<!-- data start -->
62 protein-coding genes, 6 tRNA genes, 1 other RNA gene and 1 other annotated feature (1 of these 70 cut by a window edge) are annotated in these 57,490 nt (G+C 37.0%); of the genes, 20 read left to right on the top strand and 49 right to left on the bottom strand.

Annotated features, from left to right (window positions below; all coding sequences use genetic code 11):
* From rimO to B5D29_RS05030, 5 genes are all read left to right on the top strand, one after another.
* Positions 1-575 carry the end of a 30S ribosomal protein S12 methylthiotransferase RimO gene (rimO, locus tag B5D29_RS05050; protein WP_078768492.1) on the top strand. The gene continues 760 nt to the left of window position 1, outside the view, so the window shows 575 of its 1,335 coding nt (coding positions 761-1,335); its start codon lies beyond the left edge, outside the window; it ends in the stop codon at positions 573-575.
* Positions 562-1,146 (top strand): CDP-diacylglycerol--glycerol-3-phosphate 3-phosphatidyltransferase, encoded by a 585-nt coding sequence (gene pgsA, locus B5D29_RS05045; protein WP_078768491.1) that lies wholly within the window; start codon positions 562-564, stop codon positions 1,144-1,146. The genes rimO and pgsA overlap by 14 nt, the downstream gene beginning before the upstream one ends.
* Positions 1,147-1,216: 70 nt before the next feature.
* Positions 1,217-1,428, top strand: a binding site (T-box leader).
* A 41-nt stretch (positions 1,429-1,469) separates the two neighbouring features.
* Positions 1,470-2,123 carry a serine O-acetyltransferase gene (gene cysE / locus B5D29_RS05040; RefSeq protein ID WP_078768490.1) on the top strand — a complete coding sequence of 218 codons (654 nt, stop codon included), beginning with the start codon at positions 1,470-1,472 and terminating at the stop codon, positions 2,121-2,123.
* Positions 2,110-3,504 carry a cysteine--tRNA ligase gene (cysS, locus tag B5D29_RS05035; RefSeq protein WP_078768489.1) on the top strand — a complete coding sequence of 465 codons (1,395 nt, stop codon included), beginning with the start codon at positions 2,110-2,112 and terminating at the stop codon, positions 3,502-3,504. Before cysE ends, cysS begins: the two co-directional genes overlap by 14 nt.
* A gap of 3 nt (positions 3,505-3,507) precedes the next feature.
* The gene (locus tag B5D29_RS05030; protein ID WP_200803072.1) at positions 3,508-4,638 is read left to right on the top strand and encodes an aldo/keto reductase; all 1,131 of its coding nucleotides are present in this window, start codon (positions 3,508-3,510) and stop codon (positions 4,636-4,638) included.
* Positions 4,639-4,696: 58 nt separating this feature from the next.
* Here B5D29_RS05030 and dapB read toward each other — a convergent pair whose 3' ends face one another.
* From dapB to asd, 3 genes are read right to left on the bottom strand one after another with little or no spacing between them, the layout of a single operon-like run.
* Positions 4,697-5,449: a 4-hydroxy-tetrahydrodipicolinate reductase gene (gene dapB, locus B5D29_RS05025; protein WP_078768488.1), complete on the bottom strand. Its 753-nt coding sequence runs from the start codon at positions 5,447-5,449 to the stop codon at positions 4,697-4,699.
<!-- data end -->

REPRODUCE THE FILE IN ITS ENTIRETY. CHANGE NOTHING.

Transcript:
62 protein-coding genes, 6 tRNA genes, 1 other RNA gene and 1 other annotated feature (1 of these 70 cut by a window edge) are annotated in these 57,490 nt (G+C 37.0%); of the genes, 20 read left to right on the top strand and 49 right to left on the bottom strand.

Annotated features, from left to right (window positions below; all coding sequences use genetic code 11):
* From rimO to B5D29_RS05030, 5 genes are all read left to right on the top strand, one after another.
* Positions 1-575 carry the end of a 30S ribosomal protein S12 methylthiotransferase RimO gene (rimO, locus tag B5D29_RS05050; protein WP_078768492.1) on the top strand. The gene continues 760 nt to the left of window position 1, outside the view, so the window shows 575 of its 1,335 coding nt (coding positions 761-1,335); its start codon lies beyond the left edge, outside the window; it ends in the stop codon at positions 573-575.
* Positions 562-1,146 (top strand): CDP-diacylglycerol--glycerol-3-phosphate 3-phosphatidyltransferase, encoded by a 585-nt coding sequence (gene pgsA, locus B5D29_RS05045; protein WP_078768491.1) that lies wholly within the window; start codon positions 562-564, stop codon positions 1,144-1,146. The genes rimO and pgsA overlap by 14 nt, the downstream gene beginning before the upstream one ends.
* Positions 1,147-1,216: 70 nt before the next feature.
* Positions 1,217-1,428, top strand: a binding site (T-box leader).
* A 41-nt stretch (positions 1,429-1,469) separates the two neighbouring features.
* Positions 1,470-2,123 carry a serine O-acetyltransferase gene (gene cysE / locus B5D29_RS05040; RefSeq protein ID WP_078768490.1) on the top strand — a complete coding sequence of 218 codons (654 nt, stop codon included), beginning with the start codon at positions 1,470-1,472 and terminating at the stop codon, positions 2,121-2,123.
* Positions 2,110-3,504 carry a cysteine--tRNA ligase gene (cysS, locus tag B5D29_RS05035; RefSeq protein WP_078768489.1) on the top strand — a complete coding sequence of 465 codons (1,395 nt, stop codon included), beginning with the start codon at positions 2,110-2,112 and terminating at the stop codon, positions 3,502-3,504. Before cysE ends, cysS begins: the two co-directional genes overlap by 14 nt.
* A gap of 3 nt (positions 3,505-3,507) precedes the next feature.
* The gene (locus tag B5D29_RS05030; protein ID WP_200803072.1) at positions 3,508-4,638 is read left to right on the top strand and encodes an aldo/keto reductase; all 1,131 of its coding nucleotides are present in this window, start codon (positions 3,508-3,510) and stop codon (positions 4,636-4,638) included.
* Positions 4,639-4,696: 58 nt separating this feature from the next.
* Here B5D29_RS05030 and dapB read toward each other — a convergent pair whose 3' ends face one another.
* From dapB to asd, 3 genes are read right to left on the bottom strand one after another with little or no spacing between them, the layout of a single operon-like run.
* Positions 4,697-5,449: a 4-hydroxy-tetrahydrodipicolinate reductase gene (gene dapB, locus B5D29_RS05025; protein WP_078768488.1), complete on the bottom strand. Its 753-nt coding sequence runs from the start codon at positions 5,447-5,449 to the stop codon at positions 4,697-4,699.